Just a heads up, BrowserLab does not handle zooming correctly. For example, if you go to IE9 and open a web page, then zoom to 400%, you will get a webpage that looks significantly different than if you go BrowserLab and render a webpage for IE9 and then zoom to 400%. Give it a try.
I also attempted to set the zoom factor first, but it made no difference. This is true of all the browsers i tested (Chrome, Firefox, & IE).
This is very easy to verify, go to any browser and then zoom the page, then go to BrowserLab and zoom the page.
Thanks for the report, but this is not a bug, the feature is working as designed.
From its inception, the zoom feature within browserlab was intended as a way for users to look at sections of the screenshots more closely, it was not intended to match zoom behaviors within the various browsers. What we do is simply scale up the image on the client. I don't think we've ever had a request to allow testing of the browser zoom functionality through BrowserLab. Is this something you actually need?
Thanks Mark...I very much appreciate your response.
The short answer is YES!
I walked into a clients store the other day and I was showing off my latest beta website and immediately it struck me that it looked crappy. He was using an HP widescreen and computer that came preinstalled with fonts set at 125% of normal and using IE9. Several of the png's were not scaling very well and had unwanted shadows at the edges. At normal resolution it looked perfect, but if the user chooses to run with large fonts (or if the OS comes preinstalled that way) then things do look so great. This is when I started looking for software to test my websites in different browsers and at different zoom factors.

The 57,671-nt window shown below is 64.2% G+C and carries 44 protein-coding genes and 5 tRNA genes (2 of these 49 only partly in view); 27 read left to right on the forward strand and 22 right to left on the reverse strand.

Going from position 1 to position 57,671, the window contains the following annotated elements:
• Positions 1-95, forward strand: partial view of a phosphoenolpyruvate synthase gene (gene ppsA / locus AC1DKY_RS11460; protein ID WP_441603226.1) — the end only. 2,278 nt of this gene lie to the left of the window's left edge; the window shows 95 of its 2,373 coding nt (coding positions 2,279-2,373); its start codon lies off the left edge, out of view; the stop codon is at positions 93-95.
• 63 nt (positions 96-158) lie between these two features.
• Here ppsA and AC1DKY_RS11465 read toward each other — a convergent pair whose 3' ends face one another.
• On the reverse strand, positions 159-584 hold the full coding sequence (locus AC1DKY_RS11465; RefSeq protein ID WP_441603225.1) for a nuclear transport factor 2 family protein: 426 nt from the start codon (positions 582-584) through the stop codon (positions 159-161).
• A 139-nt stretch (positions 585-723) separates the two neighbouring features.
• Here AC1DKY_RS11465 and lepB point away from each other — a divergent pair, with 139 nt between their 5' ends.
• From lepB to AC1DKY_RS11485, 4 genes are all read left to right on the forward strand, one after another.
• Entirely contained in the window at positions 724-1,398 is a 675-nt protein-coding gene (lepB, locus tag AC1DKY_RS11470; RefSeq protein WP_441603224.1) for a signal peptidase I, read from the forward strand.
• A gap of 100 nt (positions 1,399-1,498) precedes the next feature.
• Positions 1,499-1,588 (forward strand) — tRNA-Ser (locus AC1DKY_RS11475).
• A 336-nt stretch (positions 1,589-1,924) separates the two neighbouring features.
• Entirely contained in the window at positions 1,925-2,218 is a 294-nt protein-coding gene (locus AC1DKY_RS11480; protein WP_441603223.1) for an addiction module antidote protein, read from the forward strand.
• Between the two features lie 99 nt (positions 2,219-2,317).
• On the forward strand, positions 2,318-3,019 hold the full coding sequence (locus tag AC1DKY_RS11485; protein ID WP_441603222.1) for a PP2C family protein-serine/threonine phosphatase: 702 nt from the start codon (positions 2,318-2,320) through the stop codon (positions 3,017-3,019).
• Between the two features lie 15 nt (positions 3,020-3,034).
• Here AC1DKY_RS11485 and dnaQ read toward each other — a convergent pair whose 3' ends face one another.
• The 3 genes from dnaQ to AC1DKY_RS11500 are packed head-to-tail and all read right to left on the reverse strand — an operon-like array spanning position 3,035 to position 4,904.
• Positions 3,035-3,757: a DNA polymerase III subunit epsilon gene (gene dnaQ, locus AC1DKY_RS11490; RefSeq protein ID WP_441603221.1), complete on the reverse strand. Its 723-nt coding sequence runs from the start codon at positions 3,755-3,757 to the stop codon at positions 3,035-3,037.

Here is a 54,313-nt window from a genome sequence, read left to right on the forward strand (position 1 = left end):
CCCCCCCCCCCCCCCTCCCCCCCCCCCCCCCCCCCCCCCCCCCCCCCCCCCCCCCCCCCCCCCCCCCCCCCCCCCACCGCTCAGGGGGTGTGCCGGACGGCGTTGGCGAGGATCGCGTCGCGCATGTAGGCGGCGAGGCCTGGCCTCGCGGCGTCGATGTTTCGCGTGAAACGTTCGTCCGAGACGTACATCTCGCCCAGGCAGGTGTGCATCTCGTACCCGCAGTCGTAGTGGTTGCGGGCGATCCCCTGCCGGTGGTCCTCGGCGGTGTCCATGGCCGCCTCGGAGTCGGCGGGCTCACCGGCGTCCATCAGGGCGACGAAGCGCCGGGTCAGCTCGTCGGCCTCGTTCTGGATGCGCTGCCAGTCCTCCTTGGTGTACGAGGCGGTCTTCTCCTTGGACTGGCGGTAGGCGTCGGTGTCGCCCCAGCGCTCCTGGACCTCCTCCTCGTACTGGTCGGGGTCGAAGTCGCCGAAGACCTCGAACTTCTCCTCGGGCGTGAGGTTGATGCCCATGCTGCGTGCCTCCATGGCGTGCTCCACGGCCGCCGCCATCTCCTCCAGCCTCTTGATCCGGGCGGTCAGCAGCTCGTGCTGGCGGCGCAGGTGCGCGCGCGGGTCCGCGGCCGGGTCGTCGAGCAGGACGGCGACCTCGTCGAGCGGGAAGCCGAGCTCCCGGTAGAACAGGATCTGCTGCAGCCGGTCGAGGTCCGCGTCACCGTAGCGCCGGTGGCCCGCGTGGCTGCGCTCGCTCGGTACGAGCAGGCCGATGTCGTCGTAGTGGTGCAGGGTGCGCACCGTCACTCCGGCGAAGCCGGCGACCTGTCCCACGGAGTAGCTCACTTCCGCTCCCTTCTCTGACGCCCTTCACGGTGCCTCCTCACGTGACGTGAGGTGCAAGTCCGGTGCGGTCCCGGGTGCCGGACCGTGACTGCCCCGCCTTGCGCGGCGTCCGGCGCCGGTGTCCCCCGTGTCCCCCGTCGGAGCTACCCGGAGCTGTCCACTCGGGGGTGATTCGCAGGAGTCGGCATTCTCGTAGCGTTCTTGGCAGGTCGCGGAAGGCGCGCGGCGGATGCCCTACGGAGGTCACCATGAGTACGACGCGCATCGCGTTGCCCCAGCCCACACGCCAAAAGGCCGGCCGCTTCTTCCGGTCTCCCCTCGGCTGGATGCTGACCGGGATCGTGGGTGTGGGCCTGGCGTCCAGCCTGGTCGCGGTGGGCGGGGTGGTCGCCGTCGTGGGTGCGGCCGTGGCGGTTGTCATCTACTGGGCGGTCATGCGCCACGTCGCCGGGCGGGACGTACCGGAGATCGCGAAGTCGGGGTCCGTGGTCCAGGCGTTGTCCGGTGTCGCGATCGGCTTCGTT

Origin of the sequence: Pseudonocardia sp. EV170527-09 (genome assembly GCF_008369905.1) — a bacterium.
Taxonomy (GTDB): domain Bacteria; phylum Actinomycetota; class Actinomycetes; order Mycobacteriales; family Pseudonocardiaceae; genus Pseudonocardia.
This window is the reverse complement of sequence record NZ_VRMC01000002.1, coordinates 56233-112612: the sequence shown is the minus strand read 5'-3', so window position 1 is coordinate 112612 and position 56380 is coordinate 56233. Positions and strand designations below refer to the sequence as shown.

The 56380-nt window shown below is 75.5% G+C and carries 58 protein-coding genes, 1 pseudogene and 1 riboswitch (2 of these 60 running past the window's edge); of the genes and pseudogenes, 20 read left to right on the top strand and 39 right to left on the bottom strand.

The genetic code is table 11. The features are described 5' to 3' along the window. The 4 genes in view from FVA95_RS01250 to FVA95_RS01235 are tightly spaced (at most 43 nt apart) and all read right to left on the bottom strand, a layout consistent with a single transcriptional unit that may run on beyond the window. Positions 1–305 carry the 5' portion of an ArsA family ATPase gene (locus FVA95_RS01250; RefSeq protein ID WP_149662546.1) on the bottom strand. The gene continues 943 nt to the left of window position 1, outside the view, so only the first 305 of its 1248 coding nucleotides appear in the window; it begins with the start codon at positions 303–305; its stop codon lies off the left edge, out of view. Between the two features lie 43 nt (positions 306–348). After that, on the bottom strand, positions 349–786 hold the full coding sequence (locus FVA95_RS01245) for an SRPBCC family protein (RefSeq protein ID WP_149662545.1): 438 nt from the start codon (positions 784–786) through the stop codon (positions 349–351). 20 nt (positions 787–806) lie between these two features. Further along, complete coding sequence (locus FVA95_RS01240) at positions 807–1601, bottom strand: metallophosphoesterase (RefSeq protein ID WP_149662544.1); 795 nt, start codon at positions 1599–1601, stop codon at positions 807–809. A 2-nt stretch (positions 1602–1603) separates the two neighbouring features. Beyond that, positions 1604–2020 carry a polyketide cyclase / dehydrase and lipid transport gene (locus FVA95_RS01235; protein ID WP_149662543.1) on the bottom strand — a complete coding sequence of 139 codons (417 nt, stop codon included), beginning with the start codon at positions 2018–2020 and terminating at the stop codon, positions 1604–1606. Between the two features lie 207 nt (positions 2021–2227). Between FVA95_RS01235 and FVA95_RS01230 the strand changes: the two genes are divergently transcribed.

It seems odd that people could get their knickers in a twist over pixel-wide differences in different browsers (I'm assuming the rationale for the current design), but wouldn't be concerned about how things look when the defaults have been changed to automatically zoom to a "non-normal" size. With the introduction of wide-screen monitors and Windows now coming pre-installed with larger fonts, I think the ability to test in larger sizes is critical, especially for the "perfectionists" out there. I don't often find people who say "I usually browse with Chrome, but when I open I open your website with Safari, the body is shifted one pixel to the left." I'm more likely to hear, "did you know that on your website some of the text is clear, and some of the text is smudged," and then I'm left sitting there going, what is he talking about?